We’ve also been stranded in early July when boated the shoreline (25′-45′ depth) in the early morning hours along Tanada lake for some good fishing, only to find the ice had blocked the path back, so the good old shoreline boat dragging is a familiar trip!
    These assholes on a mission from Gaia are beyond their realm of knowledge & understanding, and if they’re totally retarded, they’ll make another attempt next year -:)

  17. They’re still clinging to the coast. I honestly thought they would cross at Clapperton Island.

    Either they are regrouping in Paulatuk, maybe in the hope the ice melts in the next few days. Or they will carry on around the coast, which is pretty much what they have done for the last month.

    Either way they will lose so much time, they might as well give up now.

  18. Caleb says:

    “…but one is a towering giant well over 40 ft in height.”

    There is always a silver lining, and in the case of these four fellows the silver lining is first hand reports of actual conditions. There is only so much you can learn from satellite shots, and the actual scientists who study the polar sea-ice will jump at any chance they can get to fly in an airplane over the sea, for a closer view.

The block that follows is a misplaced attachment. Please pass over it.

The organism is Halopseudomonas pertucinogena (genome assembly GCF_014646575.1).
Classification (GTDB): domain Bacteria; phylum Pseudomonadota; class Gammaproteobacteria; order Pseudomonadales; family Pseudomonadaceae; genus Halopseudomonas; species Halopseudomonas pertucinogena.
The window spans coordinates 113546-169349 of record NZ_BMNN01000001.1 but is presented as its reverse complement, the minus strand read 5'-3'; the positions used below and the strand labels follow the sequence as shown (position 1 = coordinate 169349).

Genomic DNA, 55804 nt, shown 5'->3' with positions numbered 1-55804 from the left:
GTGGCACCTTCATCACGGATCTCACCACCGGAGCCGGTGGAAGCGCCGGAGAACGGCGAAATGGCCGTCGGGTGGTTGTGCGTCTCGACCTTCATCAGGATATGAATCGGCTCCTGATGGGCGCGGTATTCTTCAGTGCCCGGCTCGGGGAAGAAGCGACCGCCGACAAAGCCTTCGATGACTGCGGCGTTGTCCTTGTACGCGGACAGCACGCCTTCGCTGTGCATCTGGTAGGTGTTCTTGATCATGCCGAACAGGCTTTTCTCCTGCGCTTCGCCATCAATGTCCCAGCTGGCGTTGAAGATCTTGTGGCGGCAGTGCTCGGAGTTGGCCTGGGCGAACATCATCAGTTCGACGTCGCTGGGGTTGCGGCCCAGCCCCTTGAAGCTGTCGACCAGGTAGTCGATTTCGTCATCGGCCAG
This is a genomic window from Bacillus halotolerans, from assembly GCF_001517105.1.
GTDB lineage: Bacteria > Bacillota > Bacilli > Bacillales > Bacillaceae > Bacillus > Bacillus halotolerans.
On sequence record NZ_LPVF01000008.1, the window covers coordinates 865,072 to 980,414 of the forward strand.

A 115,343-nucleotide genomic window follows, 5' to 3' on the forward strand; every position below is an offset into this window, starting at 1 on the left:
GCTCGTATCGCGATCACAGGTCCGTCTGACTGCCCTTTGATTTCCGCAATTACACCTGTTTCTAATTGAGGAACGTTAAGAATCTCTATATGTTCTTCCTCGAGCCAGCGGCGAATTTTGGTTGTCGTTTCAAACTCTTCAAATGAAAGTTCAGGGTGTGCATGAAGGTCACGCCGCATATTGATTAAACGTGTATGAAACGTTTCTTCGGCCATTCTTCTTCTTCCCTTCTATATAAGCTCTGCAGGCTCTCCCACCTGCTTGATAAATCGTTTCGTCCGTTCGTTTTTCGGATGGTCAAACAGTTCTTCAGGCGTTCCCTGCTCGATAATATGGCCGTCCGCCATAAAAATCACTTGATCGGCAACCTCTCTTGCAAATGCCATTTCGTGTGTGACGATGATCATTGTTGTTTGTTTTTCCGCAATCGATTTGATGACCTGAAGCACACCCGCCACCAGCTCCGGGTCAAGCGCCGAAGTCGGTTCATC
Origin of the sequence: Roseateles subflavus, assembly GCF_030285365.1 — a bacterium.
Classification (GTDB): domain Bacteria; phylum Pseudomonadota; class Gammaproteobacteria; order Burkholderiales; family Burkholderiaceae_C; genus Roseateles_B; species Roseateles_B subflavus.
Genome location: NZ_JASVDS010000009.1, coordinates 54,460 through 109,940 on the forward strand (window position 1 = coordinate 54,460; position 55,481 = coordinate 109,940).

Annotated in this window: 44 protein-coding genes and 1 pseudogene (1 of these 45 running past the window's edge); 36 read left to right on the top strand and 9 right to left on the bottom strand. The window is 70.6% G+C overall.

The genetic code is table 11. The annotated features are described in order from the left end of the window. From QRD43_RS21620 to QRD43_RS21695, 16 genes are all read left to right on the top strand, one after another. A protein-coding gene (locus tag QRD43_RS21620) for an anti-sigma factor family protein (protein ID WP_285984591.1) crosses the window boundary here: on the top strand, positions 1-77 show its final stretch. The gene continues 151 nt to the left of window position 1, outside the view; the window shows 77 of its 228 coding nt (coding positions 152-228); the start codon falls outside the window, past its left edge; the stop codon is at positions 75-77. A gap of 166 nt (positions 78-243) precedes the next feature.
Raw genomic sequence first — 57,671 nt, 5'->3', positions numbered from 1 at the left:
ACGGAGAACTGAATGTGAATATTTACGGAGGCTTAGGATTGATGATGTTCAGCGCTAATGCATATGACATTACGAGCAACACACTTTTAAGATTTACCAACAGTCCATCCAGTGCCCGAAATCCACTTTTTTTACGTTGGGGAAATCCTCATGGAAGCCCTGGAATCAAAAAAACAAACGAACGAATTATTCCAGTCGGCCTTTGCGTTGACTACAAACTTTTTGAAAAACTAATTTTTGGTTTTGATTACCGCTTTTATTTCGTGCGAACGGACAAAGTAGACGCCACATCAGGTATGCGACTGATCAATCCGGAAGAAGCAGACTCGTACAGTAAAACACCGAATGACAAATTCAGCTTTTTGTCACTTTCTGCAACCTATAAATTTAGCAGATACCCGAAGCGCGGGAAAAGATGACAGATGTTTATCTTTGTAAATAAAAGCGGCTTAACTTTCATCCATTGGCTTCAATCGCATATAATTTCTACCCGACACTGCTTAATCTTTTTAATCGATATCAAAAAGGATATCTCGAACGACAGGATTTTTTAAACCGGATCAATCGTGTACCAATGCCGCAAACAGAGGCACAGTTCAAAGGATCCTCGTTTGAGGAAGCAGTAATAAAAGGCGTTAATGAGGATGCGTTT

My guess is that the Arctic ocean cycles between ice thinning for thirty years and then thickening for thirty years. The “40 ft giants” are created out of “baby ice” by pressure ridges, and gradually increase in number, especially during summers when the ice is not flushed out as quickly through Fram Strait as it was in 2007.

    That’s only a guess, however, as you can’t see which bergs are thin and which are thick very well, from satellites, I need to hire people to go out and look. Being short on funds, I’m happy to have these four fellows go out and do observations for free.

  19. wulliejohn says:

    They need to get the hull re-skinned and new skids fitted for more man-hauling.